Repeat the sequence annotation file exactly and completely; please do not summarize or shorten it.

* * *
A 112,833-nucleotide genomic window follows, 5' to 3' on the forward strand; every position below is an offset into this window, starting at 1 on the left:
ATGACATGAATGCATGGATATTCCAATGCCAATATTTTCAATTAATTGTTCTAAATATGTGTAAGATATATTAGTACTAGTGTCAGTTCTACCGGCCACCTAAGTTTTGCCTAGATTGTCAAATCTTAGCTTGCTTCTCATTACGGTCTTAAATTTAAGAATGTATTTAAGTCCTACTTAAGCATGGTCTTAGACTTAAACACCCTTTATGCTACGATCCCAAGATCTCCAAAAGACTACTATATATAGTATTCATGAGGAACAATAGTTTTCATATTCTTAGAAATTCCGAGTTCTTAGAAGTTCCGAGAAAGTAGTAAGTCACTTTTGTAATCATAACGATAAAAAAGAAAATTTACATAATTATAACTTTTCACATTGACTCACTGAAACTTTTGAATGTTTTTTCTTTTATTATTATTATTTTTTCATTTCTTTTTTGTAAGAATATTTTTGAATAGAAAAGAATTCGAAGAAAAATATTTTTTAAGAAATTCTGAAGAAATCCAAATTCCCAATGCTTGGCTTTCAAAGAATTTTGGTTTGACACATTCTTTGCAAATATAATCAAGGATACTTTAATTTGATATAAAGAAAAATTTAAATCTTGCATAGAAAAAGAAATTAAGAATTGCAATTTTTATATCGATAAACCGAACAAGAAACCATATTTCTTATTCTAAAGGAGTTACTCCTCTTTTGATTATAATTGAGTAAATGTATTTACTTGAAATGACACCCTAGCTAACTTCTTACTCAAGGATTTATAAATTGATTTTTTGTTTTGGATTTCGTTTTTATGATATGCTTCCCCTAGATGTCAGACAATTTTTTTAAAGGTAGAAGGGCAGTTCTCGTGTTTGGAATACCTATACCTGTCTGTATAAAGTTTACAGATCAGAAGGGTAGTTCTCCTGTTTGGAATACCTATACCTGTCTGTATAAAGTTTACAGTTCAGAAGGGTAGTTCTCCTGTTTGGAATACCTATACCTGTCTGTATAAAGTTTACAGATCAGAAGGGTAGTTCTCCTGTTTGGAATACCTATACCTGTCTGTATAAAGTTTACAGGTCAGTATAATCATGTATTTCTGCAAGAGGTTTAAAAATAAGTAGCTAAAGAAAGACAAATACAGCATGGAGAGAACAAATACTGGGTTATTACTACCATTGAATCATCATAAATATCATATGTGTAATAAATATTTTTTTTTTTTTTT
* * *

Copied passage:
A 112,833-nucleotide genomic window follows, 5' to 3' on the forward strand; every position below is an offset into this window, starting at 1 on the left:
ATGACATGAATGCATGGATATTCCAATGCCAATATTTTCAATTAATTGTTCTAAATATGTGTAAGATATATTAGTACTAGTGTCAGTTCTACCGGCCACCTAAGTTTTGCCTAGATTGTCAAATCTTAGCTTGCTTCTCATTACGGTCTTAAATTTAAGAATGTATTTAAGTCCTACTTAAGCATGGTCTTAGACTTAAACACCCTTTATGCTACGATCCCAAGATCTCCAAAAGACTACTATATATAGTATTCATGAGGAACAATAGTTTTCATATTCTTAGAAATTCCGAGTTCTTAGAAGTTCCGAGAAAGTAGTAAGTCACTTTTGTAATCATAACGATAAAAAAGAAAATTTACATAATTATAACTTTTCACATTGACTCACTGAAACTTTTGAATGTTTTTTCTTTTATTATTATTATTTTTTCATTTCTTTTTTGTAAGAATATTTTTGAATAGAAAAGAATTCGAAGAAAAATATTTTTTAAGAAATTCTGAAGAAATCCAAATTCCCAATGCTTGGCTTTCAAAGAATTTTGGTTTGACACATTCTTTGCAAATATAATCAAGGATACTTTAATTTGATATAAAGAAAAATTTAAATCTTGCATAGAAAAAGAAATTAAGAATTGCAATTTTTATATCGATAAACCGAACAAGAAACCATATTTCTTATTCTAAAGGAGTTACTCCTCTTTTGATTATAATTGAGTAAATGTATTTACTTGAAATGACACCCTAGCTAACTTCTTACTCAAGGATTTATAAATTGATTTTTTGTTTTGGATTTCGTTTTTATGATATGCTTCCCCTAGATGTCAGACAATTTTTTTAAAGGTAGAAGGGCAGTTCTCGTGTTTGGAATACCTATACCTGTCTGTATAAAGTTTACAGATCAGAAGGGTAGTTCTCCTGTTTGGAATACCTATACCTGTCTGTATAAAGTTTACAGTTCAGAAGGGTAGTTCTCCTGTTTGGAATACCTATACCTGTCTGTATAAAGTTTACAGATCAGAAGGGTAGTTCTCCTGTTTGGAATACCTATACCTGTCTGTATAAAGTTTACAGGTCAGTATAATCATGTATTTCTGCAAGAGGTTTAAAAATAAGTAGCTAAAGAAAGACAAATACAGCATGGAGAGAACAAATACTGGGTTATTACTACCATTGAATCATCATAAATATCATATGTGTAATAAATATTTTTTTTTTTTTTT